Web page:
— ACCIDENTAL SHOOT-DOWN. There have been incidents when a country's military unintentionally shot down civilian aircraft. In July 1988, the United States Navy missile cruiser USS Vincennes accidently shot down an Iran Air flight, killing all 290 passengers and crew. In September 1983, a Korean Air Lines flight was shot down by a Russian fighter jet.
    "Whoever pursues fear as a stigma and courage as an ideal will not live long. To shift responsibility and flaunt yourself as a  symbol of heroism will not attract people to climb after you."
    -Reinhold Messner
    ***********
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  • Jason PJason P Posts: 16,834
    The Langoliers maybe?

  • normnorm I'm always home. I'm uncool.Posts: 31,131
    how long before foxnews claims that this was obama's fault?

  • polaris_xpolaris_x Posts: 13,551
    you would think with all the vessels looking for this plane that if it did crash ... they would hear the beacon or that there would be at least some wreckage somewhere ...
  • brianluxbrianlux Moving through All Kinds of Terrain.Posts: 22,985
    Seems I read somewhere that finding wreckage in the ocean is way harder than finding a needle in a hay stack. It's such a vast expanse.
    "Whoever pursues fear as a stigma and courage as an ideal will not live long. To shift responsibility and flaunt yourself as a  symbol of heroism will not attract people to climb after you."
    -Reinhold Messner
    ***********
    M.I.T.S.
  • gimmesometruth27gimmesometruth27 St. Fuckin LouisPosts: 16,099
    wouldn't somebody have seen something if there was an explosion? would there be any visible debris that the crew of any ship in the area might have seen falling to earth?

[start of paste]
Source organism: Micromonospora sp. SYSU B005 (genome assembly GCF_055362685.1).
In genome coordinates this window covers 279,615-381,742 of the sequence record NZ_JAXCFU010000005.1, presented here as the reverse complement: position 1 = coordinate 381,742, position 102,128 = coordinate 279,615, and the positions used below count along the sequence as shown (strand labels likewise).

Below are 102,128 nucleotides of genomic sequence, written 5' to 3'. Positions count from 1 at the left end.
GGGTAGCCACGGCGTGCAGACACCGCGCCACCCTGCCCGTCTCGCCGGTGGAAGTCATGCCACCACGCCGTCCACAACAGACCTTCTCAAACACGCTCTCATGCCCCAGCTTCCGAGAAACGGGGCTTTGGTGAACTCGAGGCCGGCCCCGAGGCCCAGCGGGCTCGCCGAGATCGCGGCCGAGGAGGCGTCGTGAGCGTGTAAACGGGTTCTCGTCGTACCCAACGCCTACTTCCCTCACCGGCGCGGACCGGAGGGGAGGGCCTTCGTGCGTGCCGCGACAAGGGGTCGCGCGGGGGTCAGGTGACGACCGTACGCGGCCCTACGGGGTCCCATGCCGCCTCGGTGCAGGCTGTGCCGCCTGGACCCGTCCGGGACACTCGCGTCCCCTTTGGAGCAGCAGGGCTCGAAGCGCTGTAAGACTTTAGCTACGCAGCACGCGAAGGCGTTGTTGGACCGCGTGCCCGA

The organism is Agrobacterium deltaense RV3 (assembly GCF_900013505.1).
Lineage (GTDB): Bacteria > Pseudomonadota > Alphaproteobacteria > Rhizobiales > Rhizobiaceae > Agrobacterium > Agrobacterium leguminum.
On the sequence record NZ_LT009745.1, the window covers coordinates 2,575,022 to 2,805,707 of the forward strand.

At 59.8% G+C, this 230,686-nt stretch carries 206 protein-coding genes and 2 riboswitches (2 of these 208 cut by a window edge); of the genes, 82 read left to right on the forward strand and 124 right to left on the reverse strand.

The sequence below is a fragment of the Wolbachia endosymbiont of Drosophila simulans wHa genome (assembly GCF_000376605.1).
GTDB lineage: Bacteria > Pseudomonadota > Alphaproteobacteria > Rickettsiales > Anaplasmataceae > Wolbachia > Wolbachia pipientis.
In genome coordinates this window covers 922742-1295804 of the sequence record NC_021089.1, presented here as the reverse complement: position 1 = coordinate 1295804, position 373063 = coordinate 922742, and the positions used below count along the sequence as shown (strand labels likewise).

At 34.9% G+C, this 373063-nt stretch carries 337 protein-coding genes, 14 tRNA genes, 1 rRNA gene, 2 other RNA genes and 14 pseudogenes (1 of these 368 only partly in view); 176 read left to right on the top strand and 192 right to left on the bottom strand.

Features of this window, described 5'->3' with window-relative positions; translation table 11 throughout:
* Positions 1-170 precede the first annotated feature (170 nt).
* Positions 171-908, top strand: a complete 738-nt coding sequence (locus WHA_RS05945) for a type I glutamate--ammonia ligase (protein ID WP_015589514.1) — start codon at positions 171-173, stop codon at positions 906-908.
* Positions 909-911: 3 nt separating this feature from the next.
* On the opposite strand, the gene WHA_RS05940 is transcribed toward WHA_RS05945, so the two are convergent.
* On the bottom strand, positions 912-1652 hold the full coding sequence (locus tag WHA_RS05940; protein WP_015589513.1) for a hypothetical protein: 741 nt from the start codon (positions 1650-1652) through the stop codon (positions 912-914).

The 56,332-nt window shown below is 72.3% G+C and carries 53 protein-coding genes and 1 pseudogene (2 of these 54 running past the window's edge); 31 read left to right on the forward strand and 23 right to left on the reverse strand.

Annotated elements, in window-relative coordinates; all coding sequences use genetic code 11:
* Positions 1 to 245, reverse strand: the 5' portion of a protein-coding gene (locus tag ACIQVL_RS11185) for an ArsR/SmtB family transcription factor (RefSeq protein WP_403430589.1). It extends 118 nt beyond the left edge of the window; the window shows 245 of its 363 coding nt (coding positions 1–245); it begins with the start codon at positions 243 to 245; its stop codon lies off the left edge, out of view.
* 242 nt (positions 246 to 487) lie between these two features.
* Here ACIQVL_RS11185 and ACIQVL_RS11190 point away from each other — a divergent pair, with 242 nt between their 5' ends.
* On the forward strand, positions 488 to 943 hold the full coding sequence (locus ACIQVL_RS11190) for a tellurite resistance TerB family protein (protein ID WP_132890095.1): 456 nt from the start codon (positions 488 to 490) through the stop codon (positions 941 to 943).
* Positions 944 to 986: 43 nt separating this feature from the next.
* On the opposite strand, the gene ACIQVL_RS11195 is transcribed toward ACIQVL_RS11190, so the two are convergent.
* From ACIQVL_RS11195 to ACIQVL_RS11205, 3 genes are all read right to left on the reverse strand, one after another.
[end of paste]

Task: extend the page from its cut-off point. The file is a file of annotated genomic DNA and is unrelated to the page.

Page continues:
"There is nothing to writing. All you do is sit down at a typewriter and bleed."- Hemingway

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  • rival.rival. ChicagoPosts: 7,776
    let's say the plane exploded at 35,000 feet. that is a lot of debris that would get sprinkled over a very large radius of an area after it finally fluttered down to sea level. obviously some of the debris would be heavy enough to sink, but some of it would also be light enough to float. you figure after a couple days of combing this radius (they have an general idea of where the plane lost communication, right?) they would have found SOMETHING.

    bizarre. makes me lean towards:

    PILOT SUICIDE. There were two large jet crashes in the late 1990s — a SilkAir flight and an EgyptAir flight— that are believed to have been caused by pilots deliberately crashing the planes. Government crash investigators never formally declared the crashes suicides but both are widely acknowledged by crash experts to have been caused by deliberate pilot actions.

    turned off all communications, devices and did a nose dive right into the water.
  • rival. said:

    let's say the plane exploded at 35,000 feet. that is a lot of debris that would get sprinkled over a very large radius of an area after it finally fluttered down to sea level. obviously some of the debris would be heavy enough to sink, but some of it would also be light enough to float. you figure after a couple days of combing this radius (they have an general idea of where the plane lost communication, right?) they would have found SOMETHING.

    bizarre. makes me lean towards: